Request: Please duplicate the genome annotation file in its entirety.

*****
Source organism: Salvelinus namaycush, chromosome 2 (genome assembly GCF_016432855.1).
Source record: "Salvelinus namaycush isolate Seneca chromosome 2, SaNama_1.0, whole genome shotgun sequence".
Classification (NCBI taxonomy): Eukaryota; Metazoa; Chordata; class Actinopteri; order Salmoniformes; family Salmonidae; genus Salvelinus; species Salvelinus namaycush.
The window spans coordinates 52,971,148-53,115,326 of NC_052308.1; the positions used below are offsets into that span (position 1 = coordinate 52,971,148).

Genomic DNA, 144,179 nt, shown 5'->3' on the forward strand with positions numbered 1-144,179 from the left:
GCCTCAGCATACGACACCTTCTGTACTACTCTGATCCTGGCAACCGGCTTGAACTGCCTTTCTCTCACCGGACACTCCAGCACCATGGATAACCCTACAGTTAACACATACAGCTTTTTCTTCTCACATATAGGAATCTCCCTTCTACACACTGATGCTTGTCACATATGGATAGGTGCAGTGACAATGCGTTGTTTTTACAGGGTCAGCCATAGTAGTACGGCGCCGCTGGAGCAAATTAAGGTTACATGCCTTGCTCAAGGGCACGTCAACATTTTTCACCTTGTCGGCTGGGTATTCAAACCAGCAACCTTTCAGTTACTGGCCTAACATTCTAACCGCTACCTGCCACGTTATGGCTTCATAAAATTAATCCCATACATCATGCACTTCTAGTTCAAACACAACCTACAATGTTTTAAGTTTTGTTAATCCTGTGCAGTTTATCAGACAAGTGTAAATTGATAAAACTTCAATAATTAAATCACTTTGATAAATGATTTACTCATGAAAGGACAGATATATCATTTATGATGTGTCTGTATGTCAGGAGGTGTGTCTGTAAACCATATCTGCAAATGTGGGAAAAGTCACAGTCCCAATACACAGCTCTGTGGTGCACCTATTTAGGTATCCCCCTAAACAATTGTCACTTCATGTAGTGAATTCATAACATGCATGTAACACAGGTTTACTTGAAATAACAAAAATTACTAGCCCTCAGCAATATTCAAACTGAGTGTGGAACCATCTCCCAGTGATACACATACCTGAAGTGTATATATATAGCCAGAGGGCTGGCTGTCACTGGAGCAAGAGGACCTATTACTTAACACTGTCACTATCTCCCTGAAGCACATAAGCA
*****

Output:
Source organism: Salvelinus namaycush, chromosome 2 (genome assembly GCF_016432855.1).
Source record: "Salvelinus namaycush isolate Seneca chromosome 2, SaNama_1.0, whole genome shotgun sequence".
Classification (NCBI taxonomy): Eukaryota; Metazoa; Chordata; class Actinopteri; order Salmoniformes; family Salmonidae; genus Salvelinus; species Salvelinus namaycush.
The window spans coordinates 52,971,148-53,115,326 of NC_052308.1; the positions used below are offsets into that span (position 1 = coordinate 52,971,148).

Genomic DNA, 144,179 nt, shown 5'->3' on the forward strand with positions numbered 1-144,179 from the left:
GCCTCAGCATACGACACCTTCTGTACTACTCTGATCCTGGCAACCGGCTTGAACTGCCTTTCTCTCACCGGACACTCCAGCACCATGGATAACCCTACAGTTAACACATACAGCTTTTTCTTCTCACATATAGGAATCTCCCTTCTACACACTGATGCTTGTCACATATGGATAGGTGCAGTGACAATGCGTTGTTTTTACAGGGTCAGCCATAGTAGTACGGCGCCGCTGGAGCAAATTAAGGTTACATGCCTTGCTCAAGGGCACGTCAACATTTTTCACCTTGTCGGCTGGGTATTCAAACCAGCAACCTTTCAGTTACTGGCCTAACATTCTAACCGCTACCTGCCACGTTATGGCTTCATAAAATTAATCCCATACATCATGCACTTCTAGTTCAAACACAACCTACAATGTTTTAAGTTTTGTTAATCCTGTGCAGTTTATCAGACAAGTGTAAATTGATAAAACTTCAATAATTAAATCACTTTGATAAATGATTTACTCATGAAAGGACAGATATATCATTTATGATGTGTCTGTATGTCAGGAGGTGTGTCTGTAAACCATATCTGCAAATGTGGGAAAAGTCACAGTCCCAATACACAGCTCTGTGGTGCACCTATTTAGGTATCCCCCTAAACAATTGTCACTTCATGTAGTGAATTCATAACATGCATGTAACACAGGTTTACTTGAAATAACAAAAATTACTAGCCCTCAGCAATATTCAAACTGAGTGTGGAACCATCTCCCAGTGATACACATACCTGAAGTGTATATATATAGCCAGAGGGCTGGCTGTCACTGGAGCAAGAGGACCTATTACTTAACACTGTCACTATCTCCCTGAAGCACATAAGCA